Larner College of Medicine at the University of Vermont
Telecoaching Palliative Care Communication Skills for Rural Clinicians
To create a longitudinal telecoaching model for palliative care communication skills that is effective, feasible, scalable, and specifically targets rural community primary care providers who have limited access to palliative care specialists.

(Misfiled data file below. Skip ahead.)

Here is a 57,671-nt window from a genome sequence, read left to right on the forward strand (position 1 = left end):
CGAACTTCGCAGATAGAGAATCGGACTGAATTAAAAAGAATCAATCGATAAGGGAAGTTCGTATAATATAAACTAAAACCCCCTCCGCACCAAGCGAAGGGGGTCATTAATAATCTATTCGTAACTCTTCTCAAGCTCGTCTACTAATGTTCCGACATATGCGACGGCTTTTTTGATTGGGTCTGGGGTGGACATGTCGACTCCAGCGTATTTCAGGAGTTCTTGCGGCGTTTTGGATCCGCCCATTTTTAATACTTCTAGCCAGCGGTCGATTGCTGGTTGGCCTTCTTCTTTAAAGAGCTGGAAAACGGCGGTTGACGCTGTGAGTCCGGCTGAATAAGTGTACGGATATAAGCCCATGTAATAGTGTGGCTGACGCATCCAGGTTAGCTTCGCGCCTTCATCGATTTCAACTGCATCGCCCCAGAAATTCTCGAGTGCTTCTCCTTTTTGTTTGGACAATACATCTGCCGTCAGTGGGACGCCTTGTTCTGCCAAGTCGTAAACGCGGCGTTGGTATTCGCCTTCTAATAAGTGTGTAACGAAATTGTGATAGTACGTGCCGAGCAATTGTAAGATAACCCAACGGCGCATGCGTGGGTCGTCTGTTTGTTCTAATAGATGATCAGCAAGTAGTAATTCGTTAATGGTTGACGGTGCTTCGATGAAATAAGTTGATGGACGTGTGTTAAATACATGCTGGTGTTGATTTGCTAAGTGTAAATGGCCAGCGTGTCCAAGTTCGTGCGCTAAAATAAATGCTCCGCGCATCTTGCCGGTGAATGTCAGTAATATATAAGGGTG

“I chose palliative care because I wanted to make a significant difference for patients and their families. No other specialty seems to put patients at the heart and center of their practice, prioritizing values and quality of life through effective communication, symptom management, and interprofessional collaboration. During the past two decades, palliative care has made significant strides in improving the quality of healthcare and expanding its reach to patients, particularly in the hospital setting. Yet, rural communities continue to lag in their access to palliative care. Growing generalist palliative care skills for rural frontline providers is a critical component to improve care for these communities. Several educational interventions to train generalist palliative care skills, particularly in patient-centered communication, have achieved short-term changes in skill improvement after completed workshops. Little is known about how to sustain durable change in clinical practice. Telecoaching may be a method of training that can provide post-course skill consolidation and improvement over long distances. My Sojourns Scholar Leadership project can help me realize this outcome by delivering on two tangible goals: 1) Develop a feasible, generalizable model to coach communication skills that promotes skill maintenance and improvement; and 2) Cultivate the tools necessary to effectively scale, measure, adapt, and integrate skills into usual clinical practice norms. By doing so, I hope to expand generalist palliative care skills across the state of Vermont—and ultimately forge a path to help standardize access to high quality palliative care nationally, no matter where a patient lives.”